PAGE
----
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Christopher SA , Melnyk S , James SJ , Kruger WD
S-adenosylhomocysteine, but not homocysteine, is toxic to yeast lacking cystathionine beta-synthase
Mol Genet Metab. 2002 Apr;75(4) :335-43
PMID: 12051965 URL: http://www.ncbi.nlm.nih.gov/entrez/query.fcgi?cmd=Retrieve&db=PubMed&dopt=Citation&list_uids=12051965
AbstractElevated plasma homocysteine is associated with a variety of diseases in humans including coronary heart disease, stroke, peripheral vascular disease, and birth defects. However, the mechanism by which plasma homocysteine affects cells is unknown. We have examined the growth of isogenic wild-type and cystathionine beta-synthase (CBS) deficient yeast in response to homocysteine and its immediate metabolic precursor, S-adenosylhomocysteine (SAH). CBS deficient yeast export significantly more homocysteine into the media than wild-type yeast and have elevated internal pools of homocysteine and SAH. We found that 5 mM homocysteine added to the media had very little effect on the growth of wild-type or CBS deficient yeast, although intracellular homocysteine concentrations increased five- to tenfold. In contrast, as little as 25 microM S-adenosylhomocysteine inhibited the growth of CBS deficient yeast, but had no effect on wild-type yeast. Measurements of the intracellular S-adenosylmethionine (SAM) and SAH indicate that CBS deficient yeast contain reduced SAM/SAH ratios relative to wild-type, and this ratio is further reduced by adding SAH to the media. Growth inhibition by SAH in CBS deficient yeast can be totally reversed by addition of SAM to the media, indicating that the ratio and not absolute level is critical for cell growth. These results suggest that CBS plays a key role in the regulation of the SAM/SAH ratio inside cells and that excessive perturbations of this ratio can inhibit growth. We hypothesize that elevated extracellular homocysteine present in humans may reflect an altered intracellular SAM/SAH ratio and that this may be related to disease pathogenesis.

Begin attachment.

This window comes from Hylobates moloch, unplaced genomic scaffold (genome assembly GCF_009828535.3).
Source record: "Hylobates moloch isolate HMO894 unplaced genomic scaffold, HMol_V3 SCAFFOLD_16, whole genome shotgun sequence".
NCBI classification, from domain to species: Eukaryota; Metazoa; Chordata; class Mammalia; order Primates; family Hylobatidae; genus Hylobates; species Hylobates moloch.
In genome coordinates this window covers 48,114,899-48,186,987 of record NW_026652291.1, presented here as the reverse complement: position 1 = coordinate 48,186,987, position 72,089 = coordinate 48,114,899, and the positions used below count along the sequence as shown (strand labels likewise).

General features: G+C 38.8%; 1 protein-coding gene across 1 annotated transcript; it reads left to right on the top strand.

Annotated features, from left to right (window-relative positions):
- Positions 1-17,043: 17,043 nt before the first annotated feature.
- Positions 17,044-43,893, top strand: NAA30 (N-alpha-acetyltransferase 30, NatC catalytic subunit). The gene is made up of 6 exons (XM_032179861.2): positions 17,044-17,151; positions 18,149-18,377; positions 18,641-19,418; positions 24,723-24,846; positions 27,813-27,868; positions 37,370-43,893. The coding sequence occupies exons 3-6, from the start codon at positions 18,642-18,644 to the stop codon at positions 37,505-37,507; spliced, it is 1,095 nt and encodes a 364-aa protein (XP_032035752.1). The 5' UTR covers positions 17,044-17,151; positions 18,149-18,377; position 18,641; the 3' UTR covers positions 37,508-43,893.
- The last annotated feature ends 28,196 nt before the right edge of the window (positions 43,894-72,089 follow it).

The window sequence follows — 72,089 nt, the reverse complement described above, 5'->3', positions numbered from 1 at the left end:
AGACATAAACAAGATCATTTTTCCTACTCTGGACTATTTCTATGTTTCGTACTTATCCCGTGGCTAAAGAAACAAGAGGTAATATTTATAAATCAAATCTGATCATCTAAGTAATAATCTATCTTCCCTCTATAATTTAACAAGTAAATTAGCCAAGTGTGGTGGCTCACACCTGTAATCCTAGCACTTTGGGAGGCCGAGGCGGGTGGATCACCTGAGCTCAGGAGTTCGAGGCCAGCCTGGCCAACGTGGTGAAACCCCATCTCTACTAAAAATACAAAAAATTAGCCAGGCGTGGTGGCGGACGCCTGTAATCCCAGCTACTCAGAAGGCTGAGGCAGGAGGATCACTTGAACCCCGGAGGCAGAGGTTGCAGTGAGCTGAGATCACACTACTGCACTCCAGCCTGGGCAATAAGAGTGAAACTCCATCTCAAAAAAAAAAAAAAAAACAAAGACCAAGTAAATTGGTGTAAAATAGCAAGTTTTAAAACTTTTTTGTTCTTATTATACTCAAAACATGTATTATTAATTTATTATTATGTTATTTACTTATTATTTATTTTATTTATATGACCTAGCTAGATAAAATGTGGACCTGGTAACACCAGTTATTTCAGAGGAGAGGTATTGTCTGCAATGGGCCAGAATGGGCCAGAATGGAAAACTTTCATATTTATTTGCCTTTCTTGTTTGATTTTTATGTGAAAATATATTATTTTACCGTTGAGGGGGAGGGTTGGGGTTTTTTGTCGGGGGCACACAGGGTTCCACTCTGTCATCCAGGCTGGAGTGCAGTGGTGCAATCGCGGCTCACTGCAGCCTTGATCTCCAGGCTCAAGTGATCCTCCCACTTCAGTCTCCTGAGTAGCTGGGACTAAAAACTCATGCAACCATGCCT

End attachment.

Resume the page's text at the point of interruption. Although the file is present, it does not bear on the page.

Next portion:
Notes1096-7192 Journal Article